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Obstet Gynecol Surv. 2007 Oct;62(10):680-8; quiz 691.

Obstetric management of thyroid disease.

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Department of Obstetrics and Gynaecology, James Paget University Hospital, Gorleston, Great Yarmouth, Norfolk, NR31 6LA, United Kingdom.


Timely treatment of thyroid disease during pregnancy is important in preventing adverse maternal and fetal outcome. At present, thyroid testing is performed on symptomatic pregnant women or those with a history of the disease. Hypothyroidism is very often subclinical in nature and not easily recognized without specific screening programs. Even mild maternal thyroid hormone deficiency may lead to neurodevelopment complications in the fetus. Early maternal thyroxine therapy might be beneficial in these women. The main diagnostic indicator of thyroid disease is the measurement of serum thyroid stimulating hormone and free thyroxine. Availability of gestation-age-specific thyroid stimulating hormone (TSH) thresholds is an important aid in the accurate diagnosis and treatment of thyroid dysfunction. Pregnancy-specific free thyroxine thresholds not presently available are also required. Gestational iodine deficiency is still prevalent in some areas of the United Kingdom. Thyroid peroxidase antibody (TPO Ab) in combination with thyroglobulin autoantibody (TgAb) is an accurate predictor of postpartum thyroiditis (PPT). Early screening and treatment of PPT may be justified on the grounds that it is relatively common and causes considerable postpartum morbidity. Large-scale intervention trials are urgently needed to assess the efficacy of preconception or early pregnancy screening for thyroid disorders.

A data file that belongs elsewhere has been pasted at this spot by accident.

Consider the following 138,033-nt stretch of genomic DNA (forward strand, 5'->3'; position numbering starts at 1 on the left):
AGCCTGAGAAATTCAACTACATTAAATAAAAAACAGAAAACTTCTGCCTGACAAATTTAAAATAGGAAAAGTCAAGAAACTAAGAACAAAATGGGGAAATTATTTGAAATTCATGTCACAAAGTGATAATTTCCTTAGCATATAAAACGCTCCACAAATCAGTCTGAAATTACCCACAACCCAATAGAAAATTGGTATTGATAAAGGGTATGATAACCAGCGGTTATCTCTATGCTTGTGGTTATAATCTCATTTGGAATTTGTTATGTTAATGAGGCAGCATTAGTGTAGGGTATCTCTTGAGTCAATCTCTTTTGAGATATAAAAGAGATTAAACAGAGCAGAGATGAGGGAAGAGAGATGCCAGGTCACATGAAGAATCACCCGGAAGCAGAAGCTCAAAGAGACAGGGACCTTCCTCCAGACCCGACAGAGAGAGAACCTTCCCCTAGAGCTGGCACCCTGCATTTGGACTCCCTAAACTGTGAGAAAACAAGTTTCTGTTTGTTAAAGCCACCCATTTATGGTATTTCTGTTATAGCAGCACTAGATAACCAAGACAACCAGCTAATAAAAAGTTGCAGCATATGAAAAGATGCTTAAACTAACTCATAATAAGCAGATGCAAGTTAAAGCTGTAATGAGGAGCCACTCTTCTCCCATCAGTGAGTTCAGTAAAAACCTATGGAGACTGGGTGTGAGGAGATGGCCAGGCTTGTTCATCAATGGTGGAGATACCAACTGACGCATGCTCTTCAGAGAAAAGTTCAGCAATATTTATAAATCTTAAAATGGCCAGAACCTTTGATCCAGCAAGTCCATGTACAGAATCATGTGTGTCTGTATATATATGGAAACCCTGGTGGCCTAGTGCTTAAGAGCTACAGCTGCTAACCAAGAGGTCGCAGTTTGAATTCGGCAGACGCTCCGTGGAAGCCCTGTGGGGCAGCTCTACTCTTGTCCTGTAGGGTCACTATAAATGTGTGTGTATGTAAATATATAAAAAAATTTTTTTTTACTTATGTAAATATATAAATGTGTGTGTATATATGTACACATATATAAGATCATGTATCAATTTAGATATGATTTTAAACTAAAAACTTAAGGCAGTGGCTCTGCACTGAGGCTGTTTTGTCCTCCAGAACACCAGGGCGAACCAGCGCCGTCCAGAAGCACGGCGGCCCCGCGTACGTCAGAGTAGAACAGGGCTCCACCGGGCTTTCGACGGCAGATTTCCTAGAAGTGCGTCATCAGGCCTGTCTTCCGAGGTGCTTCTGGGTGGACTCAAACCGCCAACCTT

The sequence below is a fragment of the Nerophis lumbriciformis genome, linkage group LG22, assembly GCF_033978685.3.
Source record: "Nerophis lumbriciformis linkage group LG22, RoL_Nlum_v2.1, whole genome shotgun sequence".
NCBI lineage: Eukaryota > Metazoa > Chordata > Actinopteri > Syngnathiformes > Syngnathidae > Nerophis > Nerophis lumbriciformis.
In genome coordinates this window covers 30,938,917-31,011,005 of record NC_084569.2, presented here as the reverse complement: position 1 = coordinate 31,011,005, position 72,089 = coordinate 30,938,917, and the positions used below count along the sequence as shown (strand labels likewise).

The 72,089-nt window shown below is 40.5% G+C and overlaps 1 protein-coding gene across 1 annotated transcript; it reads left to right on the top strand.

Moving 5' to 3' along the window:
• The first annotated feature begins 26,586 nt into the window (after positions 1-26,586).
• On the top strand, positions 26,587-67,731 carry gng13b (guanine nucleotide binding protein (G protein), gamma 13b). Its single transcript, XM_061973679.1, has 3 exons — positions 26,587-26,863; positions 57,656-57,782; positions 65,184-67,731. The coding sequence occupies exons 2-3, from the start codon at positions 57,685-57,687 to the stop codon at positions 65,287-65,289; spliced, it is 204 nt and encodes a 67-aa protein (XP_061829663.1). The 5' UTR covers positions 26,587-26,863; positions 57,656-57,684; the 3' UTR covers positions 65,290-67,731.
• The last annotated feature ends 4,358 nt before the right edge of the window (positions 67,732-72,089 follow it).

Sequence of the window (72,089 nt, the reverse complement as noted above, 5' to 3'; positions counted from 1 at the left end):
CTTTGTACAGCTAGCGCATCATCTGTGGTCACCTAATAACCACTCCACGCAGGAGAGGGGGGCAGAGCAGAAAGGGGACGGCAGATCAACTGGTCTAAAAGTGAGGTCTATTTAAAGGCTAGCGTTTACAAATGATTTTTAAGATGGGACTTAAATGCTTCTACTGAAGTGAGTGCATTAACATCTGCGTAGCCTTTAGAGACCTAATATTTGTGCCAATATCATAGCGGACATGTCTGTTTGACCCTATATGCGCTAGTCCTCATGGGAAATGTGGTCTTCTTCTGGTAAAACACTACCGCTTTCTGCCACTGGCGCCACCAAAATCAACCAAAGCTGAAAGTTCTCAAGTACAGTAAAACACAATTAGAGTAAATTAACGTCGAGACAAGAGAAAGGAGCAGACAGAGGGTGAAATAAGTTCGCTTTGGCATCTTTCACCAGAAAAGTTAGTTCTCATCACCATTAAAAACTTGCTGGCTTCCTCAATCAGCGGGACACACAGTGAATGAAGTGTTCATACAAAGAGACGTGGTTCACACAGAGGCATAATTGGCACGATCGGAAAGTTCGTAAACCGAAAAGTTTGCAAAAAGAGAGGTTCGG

Obstetricians & Gynecologists, Family Physicians Learning Objectives: After completion of this article, the reader should be able to state that thyroid gland physiology changes with pregnancy, recall that levels of thyroid hormones are gestational-age related, and explain that accurate interpretation of both antepartum and postpartum levels of thyroid hormones are important in preventing pregnancy-related complication secondary to thyroid dysfunction and in the diagnosis and management of postpartum thyroiditis.

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